University of Kentucky Background
Most of the commercially available channeled endoscopes are single channel devices (that means the working channel used to pass the instruments is the same one used for suction purposes). During endoscopic procedures, multiple devices can be used to control bleeding but these devices do not allow for suction at the same time. Suction is important to clear blood and fluid from a field to allow for better visualization which is key for procedure success. Additionally, with the expansion in interventional endoscopic procedures in gastroenterology, pulmonology, and otolaryngology, doctors are observing more iatrogenic (procedure related) bleeding. Thus, there is an unmet need for a coagulation device with simultaneous suction capability that can work through an endoscope.
Physicians who perform these procedures and a bioengineering expert at UK developed a technology to solve this problem. This tool has a bipolar cautery device at the tip similar to that of the most commonly used devices to control bleeding and it also has a hollow lumen that can be connected to a suction device to allow for suction. This device will be useful in many fields that utilize channeled scopes such as Otolaryngology, Gastroenterology, and Pulmonology. Outside of flexible endoscopy, there are other surgical robotic systems that could benefit from a flexible endoscopic coagulator to control bleeding intraoperatively where direct line of sight is not achievable and therefore nothing on the market currently provides the enhanced coagulation ability when suction is applied to it.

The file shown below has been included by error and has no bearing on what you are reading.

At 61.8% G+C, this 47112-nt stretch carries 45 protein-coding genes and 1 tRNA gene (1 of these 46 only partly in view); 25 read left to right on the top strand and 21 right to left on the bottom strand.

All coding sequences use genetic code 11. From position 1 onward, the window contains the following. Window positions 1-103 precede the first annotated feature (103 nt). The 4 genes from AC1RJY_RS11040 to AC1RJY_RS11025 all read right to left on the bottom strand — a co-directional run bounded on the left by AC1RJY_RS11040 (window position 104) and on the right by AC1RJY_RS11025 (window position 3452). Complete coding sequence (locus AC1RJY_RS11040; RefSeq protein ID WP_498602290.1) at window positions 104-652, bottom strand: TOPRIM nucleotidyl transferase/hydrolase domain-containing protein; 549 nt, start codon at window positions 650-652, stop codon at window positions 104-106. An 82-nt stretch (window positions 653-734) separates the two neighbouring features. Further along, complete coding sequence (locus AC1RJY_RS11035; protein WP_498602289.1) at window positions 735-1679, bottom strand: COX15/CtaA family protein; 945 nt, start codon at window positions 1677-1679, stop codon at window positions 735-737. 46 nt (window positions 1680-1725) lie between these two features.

Stage of Development
Inventors have a working prototype
Can pass through various types of flexible endoscopes easily
Can do suction and coagulation simultaneously
General Gastrointestinal Endoscopy
In combination with other surgical robotic systems